Whereas the 1938 Grand Prix single-seaters had a swept volume of 3,000 cc, the new ones had supercharged 1,500 cc engines or 4,500 cc, unblown engines. For motorcycles, supercharging and special fuels had been prohibited. The 188 km/h (117 mph) fastest lap made by Sanesi with an Alfa Romeo in the automobile Grand Prix, and especially the lap averages made in the motorcycle Grand Prix - 177 km/h for the 125 cc, 144 km/h for the 250 cc, 160 km/h for the 500 cc - showed that the new road circuit had to be considered faster than the "Florio circuit" of 10 years before. With its renewed facilities the Autodrome was host to all the events between 1949 and 1954. During this period accommodation for the public was in particular improved with small covered stands on the outside of the second "porphyry" bend and the second Lesmo curve. Other small stands were installed at the "porphyry" bends while a number of boxes were built for the public on the roof of' the refuelling pits.
The 6,300-metre road circuit witnessed numerous formula changes for Grand Prix cars with the 1,500/4,500 cc Formula 1 up to 1951, the 2,000 cc Formula 2 in 1952 and 1953, and the new 2,500 cc Formula 1 in 1954. For this reason it is difficult to evaluate the technical and functional developments of these cars on the basis of performance at Monza. Contrarily, motorcycling results are a clear indication of the increased speed achieved, first by progressively increasing specific power, and second, mainly by having continuously more complete recourse to aerodynamic fairings. In 1954 general averages rose to 146 km/h (90 mph) for the 125 cc bikes and nearly 180 km/h (112 mph) for the 500 cc class.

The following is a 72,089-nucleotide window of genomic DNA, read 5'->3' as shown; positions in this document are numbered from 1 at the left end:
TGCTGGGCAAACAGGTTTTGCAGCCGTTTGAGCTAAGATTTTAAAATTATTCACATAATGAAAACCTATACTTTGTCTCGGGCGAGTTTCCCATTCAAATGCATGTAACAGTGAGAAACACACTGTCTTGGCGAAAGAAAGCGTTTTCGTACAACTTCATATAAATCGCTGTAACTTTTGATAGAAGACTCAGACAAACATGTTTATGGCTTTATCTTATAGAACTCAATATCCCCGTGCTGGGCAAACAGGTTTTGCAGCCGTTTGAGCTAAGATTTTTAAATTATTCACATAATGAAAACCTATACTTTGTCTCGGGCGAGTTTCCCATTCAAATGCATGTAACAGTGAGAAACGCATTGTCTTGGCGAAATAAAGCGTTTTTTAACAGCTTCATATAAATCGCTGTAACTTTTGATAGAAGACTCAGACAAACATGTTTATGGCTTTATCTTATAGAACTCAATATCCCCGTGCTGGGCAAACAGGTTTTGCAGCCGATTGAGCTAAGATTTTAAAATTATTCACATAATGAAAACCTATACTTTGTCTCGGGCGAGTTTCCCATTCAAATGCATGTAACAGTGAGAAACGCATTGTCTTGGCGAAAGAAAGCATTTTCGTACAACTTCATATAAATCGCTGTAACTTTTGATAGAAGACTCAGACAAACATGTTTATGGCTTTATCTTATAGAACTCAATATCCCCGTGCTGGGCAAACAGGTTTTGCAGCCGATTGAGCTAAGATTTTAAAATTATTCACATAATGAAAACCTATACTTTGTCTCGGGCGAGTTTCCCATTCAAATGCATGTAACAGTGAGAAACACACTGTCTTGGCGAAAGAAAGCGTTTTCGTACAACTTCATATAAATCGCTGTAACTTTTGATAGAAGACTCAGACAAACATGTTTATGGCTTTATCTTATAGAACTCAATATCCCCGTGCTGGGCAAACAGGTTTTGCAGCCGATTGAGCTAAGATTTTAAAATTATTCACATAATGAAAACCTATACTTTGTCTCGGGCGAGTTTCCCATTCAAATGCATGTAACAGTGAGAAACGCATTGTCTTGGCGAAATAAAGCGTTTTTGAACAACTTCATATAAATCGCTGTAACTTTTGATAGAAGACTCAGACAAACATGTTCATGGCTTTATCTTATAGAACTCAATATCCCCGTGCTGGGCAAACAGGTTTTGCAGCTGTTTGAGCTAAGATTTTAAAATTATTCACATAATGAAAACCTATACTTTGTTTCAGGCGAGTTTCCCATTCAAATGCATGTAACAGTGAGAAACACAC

In the meantime the activies of the autodrome had been enriched by a number of events including the Inter Europe Cup for Touring cars introduced in 1949, the Autodrome Grand Prix reserved for Formula 2 single- seaters (except in 1953 when it was run with International Sports Cars), and it was sometimes coupled with the Monza Lottery. In 1954 Lottery prizes were awarded according to the outcome of the Supercortemaggiore Grand Prix, a 1,000 kilometre (620 mi) race sponsored by Italy's major oil company and reserved for Sports category cars up to 5,000 cc. This race was won that year by Mike Hawthorn in a Ferrari and the second year by Jean Behra in a Maserati.